The average person may not be able to spot the difference, but new homes and offices in Pennsylvania will have thicker walls, better insulation and smaller HVAC systems.
The changes are the result of revisions to Pennsylvania’s Uniform Construction Code, which took effect Oct. 1.
There are thousands of changes, according to officials in the building and construction industry. But most affect areas like insulation and energy efficiency that are not immediately visible.
“Honestly, the lay person will not be able to look at a building and see these changes,” said Harry Weaver, operations manager for code services at Barry Isett & Associates in Upper Macungie Township. The firm handles code enforcement for municipalities throughout the Lehigh Valley, Berks, Bucks and Montgomery counties.
Commercial buildings will be designed to withstand greater wind speeds, and new homes will have to be more air efficient. For example, windows and doors will have to be sealed properly.
FOCUS ON ENERGY EFFICIENCY
Weaver said that one provision requires new homes to pass what he refers to as the “blower door test,” which is designed to find leaks. Builders also must put in the appropriate siding, drywall and insulation to support air and energy efficiency requirements.
“Builders will have the hardest change on new homes and anywhere air leakage” is found, Weaver said.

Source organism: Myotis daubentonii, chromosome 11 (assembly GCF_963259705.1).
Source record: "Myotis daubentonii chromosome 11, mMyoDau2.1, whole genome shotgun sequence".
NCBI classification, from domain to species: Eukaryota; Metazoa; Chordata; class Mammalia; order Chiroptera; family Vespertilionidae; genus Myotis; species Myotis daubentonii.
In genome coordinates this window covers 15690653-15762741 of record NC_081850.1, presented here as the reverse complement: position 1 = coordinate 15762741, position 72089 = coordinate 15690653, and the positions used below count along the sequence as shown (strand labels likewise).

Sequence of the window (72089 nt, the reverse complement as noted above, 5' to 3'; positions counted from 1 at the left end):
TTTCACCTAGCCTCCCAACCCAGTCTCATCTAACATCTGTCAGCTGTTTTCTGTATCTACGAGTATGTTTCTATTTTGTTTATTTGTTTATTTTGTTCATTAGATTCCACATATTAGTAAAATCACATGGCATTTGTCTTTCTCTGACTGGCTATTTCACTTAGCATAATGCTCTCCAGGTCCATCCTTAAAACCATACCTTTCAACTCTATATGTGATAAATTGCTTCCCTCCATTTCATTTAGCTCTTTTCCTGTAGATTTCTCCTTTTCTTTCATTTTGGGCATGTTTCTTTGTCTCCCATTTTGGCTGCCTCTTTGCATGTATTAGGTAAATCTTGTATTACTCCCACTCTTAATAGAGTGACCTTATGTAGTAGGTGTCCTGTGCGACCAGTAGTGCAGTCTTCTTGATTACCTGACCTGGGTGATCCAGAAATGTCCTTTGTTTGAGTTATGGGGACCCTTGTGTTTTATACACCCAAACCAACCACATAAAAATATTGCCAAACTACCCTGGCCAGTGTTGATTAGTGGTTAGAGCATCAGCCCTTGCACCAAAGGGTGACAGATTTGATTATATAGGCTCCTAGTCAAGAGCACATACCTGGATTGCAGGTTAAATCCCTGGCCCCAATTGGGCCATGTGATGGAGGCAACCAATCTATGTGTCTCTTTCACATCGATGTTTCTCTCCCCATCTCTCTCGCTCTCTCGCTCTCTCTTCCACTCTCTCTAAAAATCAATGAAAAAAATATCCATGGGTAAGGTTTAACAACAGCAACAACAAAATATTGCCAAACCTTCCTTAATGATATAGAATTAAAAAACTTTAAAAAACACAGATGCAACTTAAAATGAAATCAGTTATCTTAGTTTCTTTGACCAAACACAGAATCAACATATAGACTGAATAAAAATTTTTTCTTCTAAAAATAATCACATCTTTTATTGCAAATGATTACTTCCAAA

The costs of construction may rise slightly to accommodate the changes, industry observers said. But operating costs may fall.
“Builders and owners will spend more on construction, but some things will balance out,” said Russel Pacala, a principal at Spillman Farmer Architects Inc. in Bethlehem.
AN INTERNATIONAL BASIS
The newly adopted code in Pennsylvania is based on another code, the International Residential Code, which is updated every three years. Pennsylvania chooses what to adopt or reject from the international code, said Chuck Hamilton, executive officer at the Lehigh Valley Builders Association in Allentown.
“The majority of changes have no real impact on construction cost,” Hamilton said. “As it goes with all updates there are cost increases but for now, the costs of building materials are a much greater issue that directly impact building costs.”
The cost of construction materials rose 7.4 percent between September 2017 and September 2018, according to an analysis by the Associated General Contractors of America of data from the U.S. Labor Department.
Hamilton said his team met with the Pennsylvania Housing Research Center and found 22 significant construction changes due to the new code. The changes range from structural and insulation requirements to electrical and duct changes.